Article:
I prefer Mendelssohn’s early stuff (to Mozart’s)

There is nothing in Mozart’s early output to match the compositions Mendelssohn wrote aged 16 and 17

Jörg Widmann: approached Mendelssohn with the licence of an interpreter who takes composer-like possession of the music

Jörg Widmann: approached Mendelssohn with the licence of an interpreter who takes composer-like possession of the music

Wed, Apr 9, 2014, 01:00

When it comes to musical prodigies, Mendelssohn outshines even Mozart. There is a great difference in scale, to be sure. Mozart, toured and promoted around Europe, and produced far more in his early years than the cosseted Mendelssohn. But there is nothing in Mozart’s early output to match the Octet that Mendelssohn wrote at the age of 16, or the Midsummer Night’s Dream Overture that followed at the age of 17.

The musical adventurousness of those early masterpieces, the joie de vivre of the octet, the orchestral wizardry of the overture, is rarely conjured up in performances of Mendelssohn’s later works. But at the National Concert Hall on Thursday, the Irish Chamber Orchestra under Jörg Widmann played both the Hebrides Overture and the Scottish Symphony with a feverish excitement that brought a real cutting edge to music that in other hands can sound comfortable.

Widmann is a conductor who likes to live in the moment. He’s also an accomplished clarinettist and conductor, and he approached Mendelssohn with the freedom of a virtuoso instrumentalist and the licence of an interpreter who takes composer-like possession of the music he is performing.

Here, it was hard to believe he would hold everything together. Stability was threatened by his extremes: there were speeds that almost made me as a listener feel breathless, and hushes so quiet they almost tipped over into inaudibility. But everything worked out, as always happens in the best of adventures.

There was nothing cliched about the music-making. The supremely logical side of Mendelssohn – the man who dotted every i and crossed every t, for whom classical balance was of paramount importance – would, I think, have been delighted with the results, assuming, of course, that the fluidity of tempo that made everything possible was not an issue for him.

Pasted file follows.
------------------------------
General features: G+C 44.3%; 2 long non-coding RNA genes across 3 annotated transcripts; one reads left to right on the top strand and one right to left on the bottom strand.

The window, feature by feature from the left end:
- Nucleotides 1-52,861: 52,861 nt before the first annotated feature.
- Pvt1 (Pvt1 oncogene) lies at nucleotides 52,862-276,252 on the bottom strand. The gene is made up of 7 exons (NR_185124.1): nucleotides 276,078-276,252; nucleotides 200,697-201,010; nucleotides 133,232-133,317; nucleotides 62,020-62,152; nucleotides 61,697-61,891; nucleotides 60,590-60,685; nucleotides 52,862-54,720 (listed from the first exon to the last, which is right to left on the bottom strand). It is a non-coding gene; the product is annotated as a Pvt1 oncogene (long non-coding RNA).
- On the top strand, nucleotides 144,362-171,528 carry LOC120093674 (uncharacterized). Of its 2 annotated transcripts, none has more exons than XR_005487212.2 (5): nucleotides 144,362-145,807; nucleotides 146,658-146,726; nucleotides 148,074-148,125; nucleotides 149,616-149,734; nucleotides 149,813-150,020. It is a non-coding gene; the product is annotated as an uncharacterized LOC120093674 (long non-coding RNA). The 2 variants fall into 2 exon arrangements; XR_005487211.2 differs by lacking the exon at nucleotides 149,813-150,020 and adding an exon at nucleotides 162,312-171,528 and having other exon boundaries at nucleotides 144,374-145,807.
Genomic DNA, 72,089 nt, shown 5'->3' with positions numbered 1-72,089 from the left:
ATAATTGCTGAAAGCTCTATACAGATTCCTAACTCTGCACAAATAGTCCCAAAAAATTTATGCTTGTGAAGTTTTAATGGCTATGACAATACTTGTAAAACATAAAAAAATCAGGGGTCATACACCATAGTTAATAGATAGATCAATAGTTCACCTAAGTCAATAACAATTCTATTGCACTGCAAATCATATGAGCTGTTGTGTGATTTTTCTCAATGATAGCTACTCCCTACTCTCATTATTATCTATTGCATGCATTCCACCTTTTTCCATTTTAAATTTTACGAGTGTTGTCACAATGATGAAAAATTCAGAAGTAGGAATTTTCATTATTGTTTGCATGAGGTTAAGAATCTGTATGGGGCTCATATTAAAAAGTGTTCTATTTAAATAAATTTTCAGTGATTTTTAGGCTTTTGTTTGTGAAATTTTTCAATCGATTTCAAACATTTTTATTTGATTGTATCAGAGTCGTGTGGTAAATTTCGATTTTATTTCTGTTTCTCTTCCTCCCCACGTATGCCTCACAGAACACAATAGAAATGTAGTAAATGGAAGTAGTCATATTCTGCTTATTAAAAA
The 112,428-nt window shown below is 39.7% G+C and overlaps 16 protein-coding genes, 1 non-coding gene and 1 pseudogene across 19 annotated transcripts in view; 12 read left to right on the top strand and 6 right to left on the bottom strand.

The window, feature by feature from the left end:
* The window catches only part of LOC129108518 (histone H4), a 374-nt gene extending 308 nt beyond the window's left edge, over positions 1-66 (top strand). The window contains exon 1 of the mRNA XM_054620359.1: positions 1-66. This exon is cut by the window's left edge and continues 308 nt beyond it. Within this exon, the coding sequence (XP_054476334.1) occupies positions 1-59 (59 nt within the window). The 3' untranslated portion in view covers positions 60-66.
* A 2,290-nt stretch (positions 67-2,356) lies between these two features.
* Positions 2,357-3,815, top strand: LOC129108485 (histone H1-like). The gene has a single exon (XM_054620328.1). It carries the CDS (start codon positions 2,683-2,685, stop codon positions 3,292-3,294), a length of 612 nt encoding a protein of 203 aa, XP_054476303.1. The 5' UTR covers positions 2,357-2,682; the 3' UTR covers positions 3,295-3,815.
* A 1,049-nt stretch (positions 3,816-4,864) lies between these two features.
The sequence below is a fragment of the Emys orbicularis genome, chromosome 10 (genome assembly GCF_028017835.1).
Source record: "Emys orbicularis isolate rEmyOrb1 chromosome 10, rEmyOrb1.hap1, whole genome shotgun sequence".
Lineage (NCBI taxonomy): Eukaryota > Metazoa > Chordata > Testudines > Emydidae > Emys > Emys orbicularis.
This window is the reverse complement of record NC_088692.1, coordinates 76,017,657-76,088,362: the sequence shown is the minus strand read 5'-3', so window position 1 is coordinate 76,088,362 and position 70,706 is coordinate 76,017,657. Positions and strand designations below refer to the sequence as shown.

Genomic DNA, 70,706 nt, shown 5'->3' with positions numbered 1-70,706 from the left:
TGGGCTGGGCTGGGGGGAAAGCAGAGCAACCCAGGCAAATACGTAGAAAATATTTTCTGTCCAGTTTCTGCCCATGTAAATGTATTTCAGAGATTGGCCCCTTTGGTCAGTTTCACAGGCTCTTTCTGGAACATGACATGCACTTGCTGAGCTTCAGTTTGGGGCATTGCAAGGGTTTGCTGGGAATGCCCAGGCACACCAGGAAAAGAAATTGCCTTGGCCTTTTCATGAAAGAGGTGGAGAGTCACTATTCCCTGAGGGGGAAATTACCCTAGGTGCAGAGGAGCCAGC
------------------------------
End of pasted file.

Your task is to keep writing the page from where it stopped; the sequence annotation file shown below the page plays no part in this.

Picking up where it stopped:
Widmann was the clarinet soloist with viola player Tabea Zimmermann in the 1911 double concerto by Max Bruch. Bruch’s fame is so securely anchored in just a single mid 19th-century work – his First Violin Concerto, premiered by the great Joseph Joachim in 1868 – that many people are surprised to learn he survived into the 20th century. In fact, he lived to the age of 82, and was composing right up to his death in 1920.

Bruch was briefly a leading light of German music, but his star quickly faded. He once gave his own view of a man he was seen to rival, Johannes Brahms.

“Brahms was a far greater composer than I am for several reasons,” he told Arthur Abell. “He cared not at all about the public reaction or what the critics wrote. I had a wife and children to support and educate. I was compelled to earn money with my compositions. Therefore I had to write works that were pleasing and easily understood. I never wrote down to the public; my artistic conscience would never permit me to do that. I always composed good music but it was music that sold readily. There was never anything to quarrel about in my music as there was in that of Brahms. I never outraged the critics by those wonderful conflicting rhythms, which are so characteristic of Brahms. Nor would I have dared to leave out the sequences of steps progressing from one key to another, which often make Brahms’s modulations so bold and startling. Neither did I venture to paint in such dark colours – a la Rembrandt – as he did. All this, and much more militated against Brahms in his own day, but these very attributes will contribute to his stature 50 years from now, because they proclaim him a composer of marked originality. I consider Brahms one of the greatest personalities in the entire annals of music.”

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